Had Texas Governor Rick Perry performed better in the two most recent GOP presidential candidates’ debates, he’d be well on his way to the 2012 nomination. Yesterday, tellingly, he was in Virginia at the late Jerry Falwell’s Liberty College shoring up his support among evangelical Republicans by talking about his faith and his purpose in life.
If he’d shined in the debates, he would have been talking about jobs. He certainly wouldn’t have been wasting valuable time stroking the base. But there he was, doing exactly that.
So, what happened? What accounts for Perry’s deflating debate performances?
Part of it, as Texas Monthly’s Paul Burka suggests, might be medical or medically-related. Perry had back surgery this summer and the one thing that doctors always tell you about surgery is that it leaves you easily fatigued for months after the operation. Perry noticeably flagged in both debates as they moved past the first half hour. The second debate was two hours long. Back surgery in all likelihood had something to do with his apparent weariness and inarticulate answers.
But more alarming was Perry’s evident lack of command of the subject matter. As John Podhoretz wrote at Commentary after the CNN/Tea Party debate, Perry had trouble with some fairly straightforward policy questions. He seemed not only out of his depth, he seemed unprepared. Here’s Podhoretz:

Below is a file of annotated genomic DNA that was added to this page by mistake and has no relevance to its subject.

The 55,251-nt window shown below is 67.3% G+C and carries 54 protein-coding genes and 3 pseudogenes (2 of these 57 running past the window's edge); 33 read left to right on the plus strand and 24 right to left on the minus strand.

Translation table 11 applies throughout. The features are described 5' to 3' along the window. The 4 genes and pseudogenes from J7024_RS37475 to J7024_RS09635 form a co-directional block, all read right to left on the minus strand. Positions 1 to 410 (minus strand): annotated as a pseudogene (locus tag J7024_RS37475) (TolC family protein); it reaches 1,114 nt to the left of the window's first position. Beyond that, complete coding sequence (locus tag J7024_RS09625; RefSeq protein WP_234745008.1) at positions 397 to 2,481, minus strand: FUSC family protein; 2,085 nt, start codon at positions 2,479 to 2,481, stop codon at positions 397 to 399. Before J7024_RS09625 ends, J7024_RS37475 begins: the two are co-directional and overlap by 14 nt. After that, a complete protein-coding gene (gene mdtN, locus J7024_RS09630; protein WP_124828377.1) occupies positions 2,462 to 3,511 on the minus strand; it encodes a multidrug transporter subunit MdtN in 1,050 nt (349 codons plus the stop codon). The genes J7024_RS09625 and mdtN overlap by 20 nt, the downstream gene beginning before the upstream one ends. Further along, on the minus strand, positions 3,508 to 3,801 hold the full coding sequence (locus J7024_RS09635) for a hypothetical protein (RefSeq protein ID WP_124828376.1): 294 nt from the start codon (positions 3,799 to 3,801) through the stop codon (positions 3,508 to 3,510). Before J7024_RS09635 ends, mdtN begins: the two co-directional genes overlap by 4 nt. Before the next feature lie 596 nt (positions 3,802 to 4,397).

“The main problem here, though, is that he seems to think he can wing these debates by referring to what he did in Texas here and what he did in Texas there. That is insufficient not just when it comes to giving voters a chance to judge him by the policy choices he might make; it’s insufficient because it suggests he thinks he can get away without getting specific and demonstrating a command of national and international issues.”
The modern Republican Party does not want to nominate Mitt Romney. As we’ve said many times on this site, he’s of the wrong religion, the wrong region and he’s the author of Romneycare. GOP primary voters and caucus attenders will only nominate him after they’ve exhausted every other available (and viable) option.
Perry need only meet two tests to win the nomination. Test #1 is that he has the knowledge and experience to serve effectively as president. Test #2 is that he has an even (or better than even) chance of defeating President Obama next November. All the other pieces of the puzzle are there. He has a very powerful base. He has the money. He has (enough) established political support.
Perry has so far failed Test #1. He needs to pass it, again and again, in debate after debate, to win. If he continues to fall short in these debates, then he won’t be the nominee. He’ll be in the discard pile with all the others.
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